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Bailey and Sienna at Sorrento
The earliest evidence of human settlement in the Sorrento Peninsula indicates Greek and Phoenician activity, however this fertile land was soon taken over as a Roman colony until the final collapse of the Empire. In the Middle Ages (c. 9th century AD), Sorrento managed to release herself from outside control, including Naples, and thus the Duchy of Sorrento was born. The Duchy of Sorrento covered the whole of the peninsula and was soon to become a prosperous economy based on ship chandlery, and the sale and production of citrus fruits and wine. The Duchy later (1100) relinquished its independence to become a protectorate of Normandy, with the advantage of receiving protection against attacks from pirates and the Lombards.
In 1558 Sorrento underwent a violent invasion by the Turks. The city was sacked and the population suffered severe losses.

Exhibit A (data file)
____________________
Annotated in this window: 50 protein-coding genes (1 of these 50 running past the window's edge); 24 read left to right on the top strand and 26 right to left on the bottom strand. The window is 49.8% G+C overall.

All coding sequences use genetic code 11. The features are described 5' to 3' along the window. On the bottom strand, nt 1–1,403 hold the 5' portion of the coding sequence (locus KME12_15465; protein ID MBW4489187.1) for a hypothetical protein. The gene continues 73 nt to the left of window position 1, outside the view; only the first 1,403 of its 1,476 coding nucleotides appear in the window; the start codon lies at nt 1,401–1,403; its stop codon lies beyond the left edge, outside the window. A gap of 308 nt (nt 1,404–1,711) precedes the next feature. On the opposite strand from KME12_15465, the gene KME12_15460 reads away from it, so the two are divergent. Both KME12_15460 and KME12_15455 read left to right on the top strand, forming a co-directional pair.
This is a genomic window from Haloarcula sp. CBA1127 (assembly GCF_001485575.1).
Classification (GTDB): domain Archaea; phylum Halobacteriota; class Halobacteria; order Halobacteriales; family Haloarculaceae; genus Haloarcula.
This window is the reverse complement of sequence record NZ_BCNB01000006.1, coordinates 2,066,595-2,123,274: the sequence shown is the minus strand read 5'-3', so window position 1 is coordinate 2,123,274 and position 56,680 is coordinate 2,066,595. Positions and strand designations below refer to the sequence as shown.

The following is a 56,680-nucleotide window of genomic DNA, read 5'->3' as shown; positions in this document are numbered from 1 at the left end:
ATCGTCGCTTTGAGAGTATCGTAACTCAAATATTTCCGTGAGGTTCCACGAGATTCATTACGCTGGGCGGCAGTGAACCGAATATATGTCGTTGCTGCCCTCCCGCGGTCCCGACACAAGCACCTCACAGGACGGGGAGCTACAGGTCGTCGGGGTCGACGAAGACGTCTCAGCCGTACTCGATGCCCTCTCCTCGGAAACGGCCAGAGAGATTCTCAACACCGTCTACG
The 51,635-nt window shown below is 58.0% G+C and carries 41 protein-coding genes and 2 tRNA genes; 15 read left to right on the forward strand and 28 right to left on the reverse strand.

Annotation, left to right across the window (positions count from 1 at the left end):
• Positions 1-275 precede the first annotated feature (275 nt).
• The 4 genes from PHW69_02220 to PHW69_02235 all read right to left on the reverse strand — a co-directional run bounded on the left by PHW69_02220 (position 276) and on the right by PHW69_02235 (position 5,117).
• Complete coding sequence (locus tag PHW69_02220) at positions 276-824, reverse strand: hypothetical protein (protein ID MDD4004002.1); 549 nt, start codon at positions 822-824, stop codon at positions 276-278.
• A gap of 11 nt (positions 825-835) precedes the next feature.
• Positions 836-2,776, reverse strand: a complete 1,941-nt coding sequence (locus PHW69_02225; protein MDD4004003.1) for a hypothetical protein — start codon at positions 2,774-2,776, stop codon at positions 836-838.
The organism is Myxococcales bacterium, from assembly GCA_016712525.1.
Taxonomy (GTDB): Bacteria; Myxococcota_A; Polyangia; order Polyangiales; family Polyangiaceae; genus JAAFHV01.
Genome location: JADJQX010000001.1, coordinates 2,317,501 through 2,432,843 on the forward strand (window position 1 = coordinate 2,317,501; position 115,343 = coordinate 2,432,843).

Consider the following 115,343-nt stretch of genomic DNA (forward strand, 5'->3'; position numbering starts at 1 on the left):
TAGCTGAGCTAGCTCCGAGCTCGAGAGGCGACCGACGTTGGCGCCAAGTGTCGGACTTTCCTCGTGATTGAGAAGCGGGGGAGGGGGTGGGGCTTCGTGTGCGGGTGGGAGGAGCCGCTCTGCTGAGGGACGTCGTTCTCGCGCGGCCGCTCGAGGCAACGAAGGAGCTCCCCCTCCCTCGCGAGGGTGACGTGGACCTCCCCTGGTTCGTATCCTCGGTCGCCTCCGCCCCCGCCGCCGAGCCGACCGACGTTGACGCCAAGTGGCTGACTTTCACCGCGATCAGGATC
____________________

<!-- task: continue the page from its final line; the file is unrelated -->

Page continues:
At around the start of the 18th century, after a period of bitter struggles between the peasant population and rich landowners, Sorrento began to emerge as a popular tourist resort, much loved by visitors from all over the world for its mild climate and flourishing countryside. By 1800, Sorrento's economy was based primarily on tourism and the wood inlay industry, which gradually took over from the production of silk textiles. Over the years Sorrento has been the favorite destination of such luminaries of European culture as Lord Byron, Keats, Goethe, Dickens, Wagner, Ibsen and Nietzsche. At the start of the 20th century agriculture was given a second wind thanks to intensive cultivation of citrus fruits, which were exported throughout the Italian peninsula and overseas.
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